We arrived in Fort Stockton, TX after 297 miles of driving. We stayed one night. There wasn't much to see. The lady at check-in wasn't overly friendly either. There was a lot of wind but at least it was warmer.
Just over 300 miles the next day to San Antonio. The wind was steady all day and it seemed that Larry had to have the steering wheel at a 10 degree angle just to keep the coach on the road. The countryside was very flat and dusty for the first third of the way then it changed to hills and was quite green. It was amazing how many mule deer, racoons and some armadillos that were dead on the road. They must come out at night. We also were surprised at the number of pick-up trucks with antlers, gun racks and coolers that passed us. This was a Sunday so they were coming home from a weekend of deer hunting. We stopped at a rest area for lunch and met a couple from Kamloops who were heading to the east coast and then up to the Maritimes. They just retired.
Traveler's World RV Park in San Antonio is quite nice. There are some trees around now and also more Canadians. We arrived in time on November 28 to make chili for Grey Cup. Not the result we were looking for in the game!
November 29 we took the Grand Tour from Alamo Tours. It was a full day from 9 am to 4:30. We actually set the alarm. The trolley picked us up at 8:20 and took us to the tour office downtown. We began outside the Alamo, which was built in 1718, and then headed to the luxury mini-bus. Our driver was David. He could talk! We went to the Japanese Sunken Gardens first. It was a limestone quarry in the late 1800s. It was opened in the early 1900s as a tea room and a local Japanese-American artist was invited by the city to live in it. He raised 8 children there. The family was interned during WWII. Later a Chinese family lived in it and it was renamed Chinese Tea Garden. In 1984 it was restored to its original Japanese Tea Garden designation but was badly neglected. In 2007 a restoration was approved and relatives of the original family were on hand. It is scheduled to be finished in 2011. It is interesting the parallel with Butchart's Gardens in Victoria which was also built in an old quarry.
After that we went on a 25 minute Riverwalk boat cruise which was lovely. There are so many restaurants and cafes there you would never go hungry. Then we went to the Buckhorn Saloon and Museum which also included the Texas Ranger Museum. In the Buckhorn Museum there are over 520 species of animals, birds, fish and reptiles. Many are listed in the Boone and Crockett journals. It was built in 1881. There is also a wax museum of Texas History and a replica of a small town. Included was a jail with an inmate - they had recorded snoring and burping sounds of him sleeping in his cot. The original Bonnie and Clyde car was also there complete with bullet holes. We were then on our own until 2:00pm. During that time we toured the Alamo Mission and grounds and had lunch at the historic Menger Hotel.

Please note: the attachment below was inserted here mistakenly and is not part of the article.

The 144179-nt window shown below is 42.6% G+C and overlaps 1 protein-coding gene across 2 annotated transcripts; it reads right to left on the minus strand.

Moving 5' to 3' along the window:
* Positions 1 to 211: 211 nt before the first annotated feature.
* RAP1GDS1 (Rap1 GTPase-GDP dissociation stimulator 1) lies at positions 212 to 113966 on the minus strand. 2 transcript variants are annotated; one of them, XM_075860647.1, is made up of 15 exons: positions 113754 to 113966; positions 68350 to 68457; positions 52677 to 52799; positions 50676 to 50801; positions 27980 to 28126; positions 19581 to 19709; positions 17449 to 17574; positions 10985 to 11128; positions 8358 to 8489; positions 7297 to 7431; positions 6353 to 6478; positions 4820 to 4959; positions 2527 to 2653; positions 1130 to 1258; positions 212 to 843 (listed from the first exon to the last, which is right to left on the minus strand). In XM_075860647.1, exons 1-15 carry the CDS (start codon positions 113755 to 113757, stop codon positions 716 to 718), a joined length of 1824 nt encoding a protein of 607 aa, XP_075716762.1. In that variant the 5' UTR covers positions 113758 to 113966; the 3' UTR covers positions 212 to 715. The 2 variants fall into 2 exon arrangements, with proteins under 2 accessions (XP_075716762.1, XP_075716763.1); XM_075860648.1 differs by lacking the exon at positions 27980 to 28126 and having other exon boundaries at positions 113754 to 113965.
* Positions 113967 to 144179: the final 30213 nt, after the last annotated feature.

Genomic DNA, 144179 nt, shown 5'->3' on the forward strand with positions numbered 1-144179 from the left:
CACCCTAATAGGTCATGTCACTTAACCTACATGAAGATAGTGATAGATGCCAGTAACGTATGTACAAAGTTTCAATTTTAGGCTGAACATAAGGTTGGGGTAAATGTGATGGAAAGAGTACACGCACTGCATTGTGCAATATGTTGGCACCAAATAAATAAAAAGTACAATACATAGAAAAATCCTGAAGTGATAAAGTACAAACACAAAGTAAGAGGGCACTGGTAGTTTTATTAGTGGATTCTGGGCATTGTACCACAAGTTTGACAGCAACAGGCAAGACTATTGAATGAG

At 2:00pm we headed to the Mission San Jose, founded in 1720, and the Mission Concepcion, founded in 1731. We were all getting a bit exhausted with it all by this point. There were only six of us on the bus. When we got to El Mercado, the last stop, four of us headed to the Margarita Bar and arrived just in time for Happy Hour $3 Margaritas. Then back to the bus to be delivered right to the door of our RV! An excellent day. We will go back to the market to actually shop in the next couple of days.
Wednesday morning we woke up very cold. We had shut the heat off as usual but the temperature went down quite low overnight. It was 42 degrees F. outside and inside when we woke up. We went back to the market and bought some goodies at the bakery Mi Terra - pecan-covered buns filled with vanilla cream (so sweet we only ate one), mango empanadas and walked through the rest of the market and didn't really see anything we couldn't do without.
Thursday Dec 2 we discovered some new areas near the RV Park and investigated H-E-B to see what it was all about. It is an excellent grocery store. The produce and fruit was much fresher than we had encountered before. H-E-B began with one store in 1905 owned by Florence Butt just west of San Antonio. In 1919 her son Howard E. Butt took over the store and eventually grew it into what it is today. Today they are in 155 communities in Texas and Mexico, have more than 329 stores and 76,000 employees. We took the city bus (not Larry's style of transportation) into town in the evening and went to County Line BBQ at the Riverwalk. We sat outside right by the river. Groups of school kids were on the barges going around singing Christmas Carols. There were lots of people downtown. A very nice evening!
Friday we headed to Donna, TX.